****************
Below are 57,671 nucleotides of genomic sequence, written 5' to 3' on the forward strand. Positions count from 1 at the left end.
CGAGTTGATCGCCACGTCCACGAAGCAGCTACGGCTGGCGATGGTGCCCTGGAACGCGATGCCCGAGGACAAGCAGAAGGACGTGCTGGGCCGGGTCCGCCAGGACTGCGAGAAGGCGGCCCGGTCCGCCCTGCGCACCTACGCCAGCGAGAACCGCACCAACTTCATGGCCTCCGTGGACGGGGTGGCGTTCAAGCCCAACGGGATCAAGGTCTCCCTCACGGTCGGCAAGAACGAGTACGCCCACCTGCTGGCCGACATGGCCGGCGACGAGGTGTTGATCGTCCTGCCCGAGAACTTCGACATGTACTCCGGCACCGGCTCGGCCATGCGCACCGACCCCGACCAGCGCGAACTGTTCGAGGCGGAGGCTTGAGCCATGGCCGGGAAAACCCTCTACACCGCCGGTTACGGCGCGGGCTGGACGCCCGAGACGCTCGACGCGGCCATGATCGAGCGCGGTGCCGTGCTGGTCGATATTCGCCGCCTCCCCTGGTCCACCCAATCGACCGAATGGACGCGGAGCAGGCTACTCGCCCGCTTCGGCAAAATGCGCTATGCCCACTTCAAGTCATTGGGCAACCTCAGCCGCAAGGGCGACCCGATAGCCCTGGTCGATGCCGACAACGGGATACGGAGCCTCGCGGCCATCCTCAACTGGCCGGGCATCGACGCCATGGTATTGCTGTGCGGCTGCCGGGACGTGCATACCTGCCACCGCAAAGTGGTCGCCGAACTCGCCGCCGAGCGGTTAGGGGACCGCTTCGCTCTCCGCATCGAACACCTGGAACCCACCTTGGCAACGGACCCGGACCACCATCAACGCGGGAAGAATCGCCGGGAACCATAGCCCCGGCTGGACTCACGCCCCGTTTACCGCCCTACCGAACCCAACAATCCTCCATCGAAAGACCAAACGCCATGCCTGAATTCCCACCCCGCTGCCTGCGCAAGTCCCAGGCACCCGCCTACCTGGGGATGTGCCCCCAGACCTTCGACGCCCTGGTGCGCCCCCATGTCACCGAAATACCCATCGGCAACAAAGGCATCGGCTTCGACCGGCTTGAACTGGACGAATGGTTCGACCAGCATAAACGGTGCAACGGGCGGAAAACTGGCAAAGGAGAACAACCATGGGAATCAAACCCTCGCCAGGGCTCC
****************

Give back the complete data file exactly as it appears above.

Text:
Below are 57,671 nucleotides of genomic sequence, written 5' to 3' on the forward strand. Positions count from 1 at the left end.
CGAGTTGATCGCCACGTCCACGAAGCAGCTACGGCTGGCGATGGTGCCCTGGAACGCGATGCCCGAGGACAAGCAGAAGGACGTGCTGGGCCGGGTCCGCCAGGACTGCGAGAAGGCGGCCCGGTCCGCCCTGCGCACCTACGCCAGCGAGAACCGCACCAACTTCATGGCCTCCGTGGACGGGGTGGCGTTCAAGCCCAACGGGATCAAGGTCTCCCTCACGGTCGGCAAGAACGAGTACGCCCACCTGCTGGCCGACATGGCCGGCGACGAGGTGTTGATCGTCCTGCCCGAGAACTTCGACATGTACTCCGGCACCGGCTCGGCCATGCGCACCGACCCCGACCAGCGCGAACTGTTCGAGGCGGAGGCTTGAGCCATGGCCGGGAAAACCCTCTACACCGCCGGTTACGGCGCGGGCTGGACGCCCGAGACGCTCGACGCGGCCATGATCGAGCGCGGTGCCGTGCTGGTCGATATTCGCCGCCTCCCCTGGTCCACCCAATCGACCGAATGGACGCGGAGCAGGCTACTCGCCCGCTTCGGCAAAATGCGCTATGCCCACTTCAAGTCATTGGGCAACCTCAGCCGCAAGGGCGACCCGATAGCCCTGGTCGATGCCGACAACGGGATACGGAGCCTCGCGGCCATCCTCAACTGGCCGGGCATCGACGCCATGGTATTGCTGTGCGGCTGCCGGGACGTGCATACCTGCCACCGCAAAGTGGTCGCCGAACTCGCCGCCGAGCGGTTAGGGGACCGCTTCGCTCTCCGCATCGAACACCTGGAACCCACCTTGGCAACGGACCCGGACCACCATCAACGCGGGAAGAATCGCCGGGAACCATAGCCCCGGCTGGACTCACGCCCCGTTTACCGCCCTACCGAACCCAACAATCCTCCATCGAAAGACCAAACGCCATGCCTGAATTCCCACCCCGCTGCCTGCGCAAGTCCCAGGCACCCGCCTACCTGGGGATGTGCCCCCAGACCTTCGACGCCCTGGTGCGCCCCCATGTCACCGAAATACCCATCGGCAACAAAGGCATCGGCTTCGACCGGCTTGAACTGGACGAATGGTTCGACCAGCATAAACGGTGCAACGGGCGGAAAACTGGCAAAGGAGAACAACCATGGGAATCAAACCCTCGCCAGGGCTCC